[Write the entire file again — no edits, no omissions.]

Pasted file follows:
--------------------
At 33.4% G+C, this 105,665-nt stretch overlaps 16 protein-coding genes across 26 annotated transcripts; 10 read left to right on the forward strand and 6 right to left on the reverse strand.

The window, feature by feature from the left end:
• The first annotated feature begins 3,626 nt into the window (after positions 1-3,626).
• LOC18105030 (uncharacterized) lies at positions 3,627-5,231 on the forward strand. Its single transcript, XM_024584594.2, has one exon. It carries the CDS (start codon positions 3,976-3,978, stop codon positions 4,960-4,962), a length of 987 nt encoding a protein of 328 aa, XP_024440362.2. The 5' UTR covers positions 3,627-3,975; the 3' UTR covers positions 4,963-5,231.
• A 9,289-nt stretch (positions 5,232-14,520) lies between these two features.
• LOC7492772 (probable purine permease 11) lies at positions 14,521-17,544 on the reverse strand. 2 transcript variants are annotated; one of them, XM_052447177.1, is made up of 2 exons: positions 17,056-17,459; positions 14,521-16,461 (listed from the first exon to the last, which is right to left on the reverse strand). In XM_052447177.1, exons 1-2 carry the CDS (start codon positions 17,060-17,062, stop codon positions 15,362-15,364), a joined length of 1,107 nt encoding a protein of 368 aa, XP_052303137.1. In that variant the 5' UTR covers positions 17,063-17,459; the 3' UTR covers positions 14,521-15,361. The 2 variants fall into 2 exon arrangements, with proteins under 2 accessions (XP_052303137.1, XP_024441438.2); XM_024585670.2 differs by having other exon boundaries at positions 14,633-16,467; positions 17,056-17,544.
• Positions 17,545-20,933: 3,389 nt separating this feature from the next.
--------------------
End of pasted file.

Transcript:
At 33.4% G+C, this 105,665-nt stretch overlaps 16 protein-coding genes across 26 annotated transcripts; 10 read left to right on the forward strand and 6 right to left on the reverse strand.

The window, feature by feature from the left end:
• The first annotated feature begins 3,626 nt into the window (after positions 1-3,626).
• LOC18105030 (uncharacterized) lies at positions 3,627-5,231 on the forward strand. Its single transcript, XM_024584594.2, has one exon. It carries the CDS (start codon positions 3,976-3,978, stop codon positions 4,960-4,962), a length of 987 nt encoding a protein of 328 aa, XP_024440362.2. The 5' UTR covers positions 3,627-3,975; the 3' UTR covers positions 4,963-5,231.
• A 9,289-nt stretch (positions 5,232-14,520) lies between these two features.
• LOC7492772 (probable purine permease 11) lies at positions 14,521-17,544 on the reverse strand. 2 transcript variants are annotated; one of them, XM_052447177.1, is made up of 2 exons: positions 17,056-17,459; positions 14,521-16,461 (listed from the first exon to the last, which is right to left on the reverse strand). In XM_052447177.1, exons 1-2 carry the CDS (start codon positions 17,060-17,062, stop codon positions 15,362-15,364), a joined length of 1,107 nt encoding a protein of 368 aa, XP_052303137.1. In that variant the 5' UTR covers positions 17,063-17,459; the 3' UTR covers positions 14,521-15,361. The 2 variants fall into 2 exon arrangements, with proteins under 2 accessions (XP_052303137.1, XP_024441438.2); XM_024585670.2 differs by having other exon boundaries at positions 14,633-16,467; positions 17,056-17,544.
• Positions 17,545-20,933: 3,389 nt separating this feature from the next.